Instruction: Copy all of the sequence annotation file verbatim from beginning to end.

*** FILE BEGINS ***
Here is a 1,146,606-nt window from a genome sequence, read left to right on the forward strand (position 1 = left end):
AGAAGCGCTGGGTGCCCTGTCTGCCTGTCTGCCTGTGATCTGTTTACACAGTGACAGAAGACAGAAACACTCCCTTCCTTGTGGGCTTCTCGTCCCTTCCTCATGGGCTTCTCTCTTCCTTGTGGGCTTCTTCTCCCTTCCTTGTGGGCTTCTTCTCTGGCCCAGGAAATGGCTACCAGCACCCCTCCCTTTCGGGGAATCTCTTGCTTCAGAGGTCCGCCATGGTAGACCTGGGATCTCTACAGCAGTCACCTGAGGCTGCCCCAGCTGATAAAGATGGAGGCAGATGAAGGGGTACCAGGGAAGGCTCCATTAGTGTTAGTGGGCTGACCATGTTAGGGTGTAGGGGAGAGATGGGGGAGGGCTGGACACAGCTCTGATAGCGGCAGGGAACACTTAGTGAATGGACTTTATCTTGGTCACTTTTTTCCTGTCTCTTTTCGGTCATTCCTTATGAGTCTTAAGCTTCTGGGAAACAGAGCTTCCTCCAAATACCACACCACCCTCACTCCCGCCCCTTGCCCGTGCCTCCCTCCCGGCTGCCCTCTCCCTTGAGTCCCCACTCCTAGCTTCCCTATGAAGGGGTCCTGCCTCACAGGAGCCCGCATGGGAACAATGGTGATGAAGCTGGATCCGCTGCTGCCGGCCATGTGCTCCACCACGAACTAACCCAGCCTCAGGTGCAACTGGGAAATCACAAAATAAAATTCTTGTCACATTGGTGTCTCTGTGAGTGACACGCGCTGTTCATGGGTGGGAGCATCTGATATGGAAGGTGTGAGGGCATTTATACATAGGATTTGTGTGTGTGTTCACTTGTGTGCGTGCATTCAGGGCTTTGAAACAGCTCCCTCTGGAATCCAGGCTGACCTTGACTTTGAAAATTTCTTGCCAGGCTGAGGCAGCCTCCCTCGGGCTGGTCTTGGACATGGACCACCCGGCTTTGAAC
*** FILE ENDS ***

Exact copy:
Here is a 1,146,606-nt window from a genome sequence, read left to right on the forward strand (position 1 = left end):
AGAAGCGCTGGGTGCCCTGTCTGCCTGTCTGCCTGTGATCTGTTTACACAGTGACAGAAGACAGAAACACTCCCTTCCTTGTGGGCTTCTCGTCCCTTCCTCATGGGCTTCTCTCTTCCTTGTGGGCTTCTTCTCCCTTCCTTGTGGGCTTCTTCTCTGGCCCAGGAAATGGCTACCAGCACCCCTCCCTTTCGGGGAATCTCTTGCTTCAGAGGTCCGCCATGGTAGACCTGGGATCTCTACAGCAGTCACCTGAGGCTGCCCCAGCTGATAAAGATGGAGGCAGATGAAGGGGTACCAGGGAAGGCTCCATTAGTGTTAGTGGGCTGACCATGTTAGGGTGTAGGGGAGAGATGGGGGAGGGCTGGACACAGCTCTGATAGCGGCAGGGAACACTTAGTGAATGGACTTTATCTTGGTCACTTTTTTCCTGTCTCTTTTCGGTCATTCCTTATGAGTCTTAAGCTTCTGGGAAACAGAGCTTCCTCCAAATACCACACCACCCTCACTCCCGCCCCTTGCCCGTGCCTCCCTCCCGGCTGCCCTCTCCCTTGAGTCCCCACTCCTAGCTTCCCTATGAAGGGGTCCTGCCTCACAGGAGCCCGCATGGGAACAATGGTGATGAAGCTGGATCCGCTGCTGCCGGCCATGTGCTCCACCACGAACTAACCCAGCCTCAGGTGCAACTGGGAAATCACAAAATAAAATTCTTGTCACATTGGTGTCTCTGTGAGTGACACGCGCTGTTCATGGGTGGGAGCATCTGATATGGAAGGTGTGAGGGCATTTATACATAGGATTTGTGTGTGTGTTCACTTGTGTGCGTGCATTCAGGGCTTTGAAACAGCTCCCTCTGGAATCCAGGCTGACCTTGACTTTGAAAATTTCTTGCCAGGCTGAGGCAGCCTCCCTCGGGCTGGTCTTGGACATGGACCACCCGGCTTTGAAC